Crime Library: Criminal Minds and Methods

The Greenlease Kidnapping

Bonnie and Carl

By May 1951 Hall had turned to crime to support his lifestyle, which at that point amounted to a daily fifth of whiskey and a nightly flop on skid row. He was arrested that month in Milwaukee for vagrancy and fraud. Penniless, he had tried to sell a car he did not own.

He made his way back to Kansas City that summer, bought a Saturday Night Special and embarked on a series of taxicab robberies notable only because they were so pathetic. He grabbed a grand total of $33 in eight robberies before being collared on September 16.

He pleaded guilty to two stickups and was sent up the river on a five-year sentence that lasted a year and three months. He was released on April 24, 1953, thanks in part to the work of Bernard Patton, a St. Joseph attorney who had done legal work for Hall on his various business enterprises.

Patton found Hall a St. Joe apartment for $50 a month, then he secured his former clients release by arranging a job as a salesman at an auto dealership. When Hall was fired for drinking, Patton scrounged up a second used-car job. Again he was fired, and again Patton came through, finding Hall a job selling life insurance.

He sold one policy. His client was Bonnie Heady, the woman he picked up at the Pony Express in St. Joe.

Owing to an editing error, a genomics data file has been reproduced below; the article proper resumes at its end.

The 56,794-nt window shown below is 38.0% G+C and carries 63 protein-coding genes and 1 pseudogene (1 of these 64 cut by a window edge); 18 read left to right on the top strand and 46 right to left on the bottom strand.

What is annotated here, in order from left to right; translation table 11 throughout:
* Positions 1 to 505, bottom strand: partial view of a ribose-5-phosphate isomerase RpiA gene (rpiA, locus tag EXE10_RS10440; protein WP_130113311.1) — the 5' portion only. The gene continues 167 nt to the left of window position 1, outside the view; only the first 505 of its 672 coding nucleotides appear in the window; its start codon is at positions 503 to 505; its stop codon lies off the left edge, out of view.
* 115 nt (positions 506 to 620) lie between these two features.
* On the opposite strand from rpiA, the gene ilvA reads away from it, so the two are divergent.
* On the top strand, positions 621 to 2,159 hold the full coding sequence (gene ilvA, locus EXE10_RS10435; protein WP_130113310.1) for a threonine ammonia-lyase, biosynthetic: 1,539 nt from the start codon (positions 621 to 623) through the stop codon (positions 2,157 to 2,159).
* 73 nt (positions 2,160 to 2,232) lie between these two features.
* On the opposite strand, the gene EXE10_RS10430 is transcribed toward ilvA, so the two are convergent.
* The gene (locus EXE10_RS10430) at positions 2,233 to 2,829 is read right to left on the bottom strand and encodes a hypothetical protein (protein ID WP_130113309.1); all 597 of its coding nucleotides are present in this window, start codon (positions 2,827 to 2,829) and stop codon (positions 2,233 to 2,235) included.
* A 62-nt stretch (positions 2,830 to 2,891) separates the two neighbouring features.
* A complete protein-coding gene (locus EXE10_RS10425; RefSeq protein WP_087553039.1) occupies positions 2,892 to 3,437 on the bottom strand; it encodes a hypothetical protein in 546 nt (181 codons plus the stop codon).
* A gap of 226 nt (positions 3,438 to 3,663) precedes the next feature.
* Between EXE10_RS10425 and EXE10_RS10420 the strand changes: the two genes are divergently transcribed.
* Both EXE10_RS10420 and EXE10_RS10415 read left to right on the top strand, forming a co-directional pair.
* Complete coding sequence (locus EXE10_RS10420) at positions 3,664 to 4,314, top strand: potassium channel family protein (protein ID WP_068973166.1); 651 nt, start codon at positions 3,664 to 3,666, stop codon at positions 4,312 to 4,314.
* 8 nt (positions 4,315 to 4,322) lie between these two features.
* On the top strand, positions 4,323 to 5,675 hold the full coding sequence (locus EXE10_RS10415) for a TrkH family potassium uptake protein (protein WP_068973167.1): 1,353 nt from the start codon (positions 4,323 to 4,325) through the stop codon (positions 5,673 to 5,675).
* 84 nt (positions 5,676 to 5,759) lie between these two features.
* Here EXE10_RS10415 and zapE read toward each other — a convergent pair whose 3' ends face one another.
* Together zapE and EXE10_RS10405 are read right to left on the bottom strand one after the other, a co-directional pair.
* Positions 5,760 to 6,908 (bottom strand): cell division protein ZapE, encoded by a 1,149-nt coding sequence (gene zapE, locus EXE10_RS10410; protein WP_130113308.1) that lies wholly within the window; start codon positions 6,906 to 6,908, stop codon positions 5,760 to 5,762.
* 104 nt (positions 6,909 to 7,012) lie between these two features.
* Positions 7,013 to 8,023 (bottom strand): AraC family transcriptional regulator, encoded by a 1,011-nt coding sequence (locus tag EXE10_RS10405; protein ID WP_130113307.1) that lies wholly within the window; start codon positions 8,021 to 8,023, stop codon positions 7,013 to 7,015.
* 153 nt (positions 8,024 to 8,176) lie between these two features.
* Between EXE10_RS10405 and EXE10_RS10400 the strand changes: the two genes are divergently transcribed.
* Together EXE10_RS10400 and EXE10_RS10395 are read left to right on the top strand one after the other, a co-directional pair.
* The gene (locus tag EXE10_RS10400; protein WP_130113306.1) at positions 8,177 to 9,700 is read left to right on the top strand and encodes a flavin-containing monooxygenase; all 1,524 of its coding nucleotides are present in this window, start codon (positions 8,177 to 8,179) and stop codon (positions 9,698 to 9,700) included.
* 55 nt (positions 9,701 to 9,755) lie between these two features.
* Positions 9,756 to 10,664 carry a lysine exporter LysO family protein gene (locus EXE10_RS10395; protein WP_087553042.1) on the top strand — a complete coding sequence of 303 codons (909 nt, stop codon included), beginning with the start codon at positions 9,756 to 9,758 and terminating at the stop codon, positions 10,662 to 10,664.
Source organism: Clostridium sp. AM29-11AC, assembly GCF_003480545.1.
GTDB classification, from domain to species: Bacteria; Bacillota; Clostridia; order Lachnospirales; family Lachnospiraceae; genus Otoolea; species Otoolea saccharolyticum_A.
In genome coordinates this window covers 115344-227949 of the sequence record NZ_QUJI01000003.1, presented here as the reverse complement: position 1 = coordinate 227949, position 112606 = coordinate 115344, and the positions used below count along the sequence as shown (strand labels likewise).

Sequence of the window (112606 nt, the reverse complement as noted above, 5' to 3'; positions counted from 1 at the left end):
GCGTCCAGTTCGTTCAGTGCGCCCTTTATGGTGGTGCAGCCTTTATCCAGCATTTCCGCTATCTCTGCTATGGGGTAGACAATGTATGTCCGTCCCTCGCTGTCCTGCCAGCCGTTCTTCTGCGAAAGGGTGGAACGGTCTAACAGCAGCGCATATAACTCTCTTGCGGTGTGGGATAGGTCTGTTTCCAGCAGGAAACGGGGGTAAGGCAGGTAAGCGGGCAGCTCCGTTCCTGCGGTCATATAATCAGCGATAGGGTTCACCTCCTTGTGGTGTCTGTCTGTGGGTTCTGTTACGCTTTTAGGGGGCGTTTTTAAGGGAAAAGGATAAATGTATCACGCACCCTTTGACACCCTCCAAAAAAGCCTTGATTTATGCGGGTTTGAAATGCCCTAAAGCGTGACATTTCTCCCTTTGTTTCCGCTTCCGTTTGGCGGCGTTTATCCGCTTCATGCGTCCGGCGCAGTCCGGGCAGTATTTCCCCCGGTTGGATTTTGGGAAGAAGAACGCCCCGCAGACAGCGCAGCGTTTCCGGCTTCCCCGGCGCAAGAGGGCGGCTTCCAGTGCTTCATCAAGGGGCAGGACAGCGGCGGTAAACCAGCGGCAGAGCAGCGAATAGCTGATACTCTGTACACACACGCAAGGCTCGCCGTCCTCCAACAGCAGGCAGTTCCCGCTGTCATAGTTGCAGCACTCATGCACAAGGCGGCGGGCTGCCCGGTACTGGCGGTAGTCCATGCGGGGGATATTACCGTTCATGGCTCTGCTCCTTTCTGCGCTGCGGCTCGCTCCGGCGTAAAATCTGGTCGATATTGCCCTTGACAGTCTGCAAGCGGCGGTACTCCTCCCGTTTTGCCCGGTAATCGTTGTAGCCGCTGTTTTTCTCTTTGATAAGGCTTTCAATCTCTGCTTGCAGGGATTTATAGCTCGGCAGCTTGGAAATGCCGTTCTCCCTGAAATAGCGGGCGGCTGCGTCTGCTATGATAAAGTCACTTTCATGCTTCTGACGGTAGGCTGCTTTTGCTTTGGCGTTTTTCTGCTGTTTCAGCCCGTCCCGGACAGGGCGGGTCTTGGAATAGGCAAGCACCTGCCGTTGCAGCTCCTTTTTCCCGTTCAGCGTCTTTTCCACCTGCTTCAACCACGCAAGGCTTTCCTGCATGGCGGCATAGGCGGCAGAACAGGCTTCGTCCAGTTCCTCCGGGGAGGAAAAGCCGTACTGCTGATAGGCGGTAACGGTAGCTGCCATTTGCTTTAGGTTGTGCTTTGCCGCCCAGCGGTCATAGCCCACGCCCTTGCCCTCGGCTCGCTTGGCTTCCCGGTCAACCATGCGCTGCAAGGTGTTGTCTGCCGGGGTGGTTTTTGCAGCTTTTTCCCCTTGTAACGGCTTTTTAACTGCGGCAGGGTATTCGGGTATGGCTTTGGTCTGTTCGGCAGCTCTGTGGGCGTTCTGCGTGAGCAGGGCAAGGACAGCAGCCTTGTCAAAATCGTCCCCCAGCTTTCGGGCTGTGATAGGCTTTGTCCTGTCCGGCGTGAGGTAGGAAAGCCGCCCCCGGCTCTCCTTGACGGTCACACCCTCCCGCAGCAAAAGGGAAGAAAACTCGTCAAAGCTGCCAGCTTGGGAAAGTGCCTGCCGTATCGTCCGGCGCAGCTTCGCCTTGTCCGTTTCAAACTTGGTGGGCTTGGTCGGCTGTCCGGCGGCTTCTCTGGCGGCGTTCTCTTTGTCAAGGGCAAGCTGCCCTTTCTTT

Heady was born Bonnie Brown in 1912 on a Missouri farm. Her mother died young, and she was raised by an aunt, who later described the child as happy, carefree, normal and sweet.

Like Hall, Bonnie tried college but dropped out and married Vernon Heady, a livestock merchant at the St. Joe Stockyards. They had a 17-year childless marriage that had the appearance of respectability. The couple bred and showed pedigreed boxer dogs. Bonnie became an accomplished horsewoman, frequently riding in St. Joe parades.

She inherited a 360-acre family farm when her father died, and she earned a decent monthly income by renting the place to a tenant farmer.

Over time, Vernon Heady noticed that Bonnie, a social drinker, was becoming a serious drinker. She imbibed at home alone with increasing frequency and lost interest in her passions, horses and boxer dogs.

The marriage came to an acrimonious end in 1950. Bonnie got the couples house in St. Joe, and a man of questionable reputation moved in while Vernons side of the bed was still warm. The man flattered Bonnie about her lovemaking skills, convincing her she should put those skills to capitalistic use.

Bonnie and the man remodeled a spare bedroom into a sexy barroom, with dim lighting, a comfortable sofa, a liquor cabinet and nudie pictures on the walls. Soon St. Joe cabbies were delivering lonely men to Bonnie Headys boudoir bar for private sexual consultations. She estimated that she serviced 150 different sexual clients over a couple of years.

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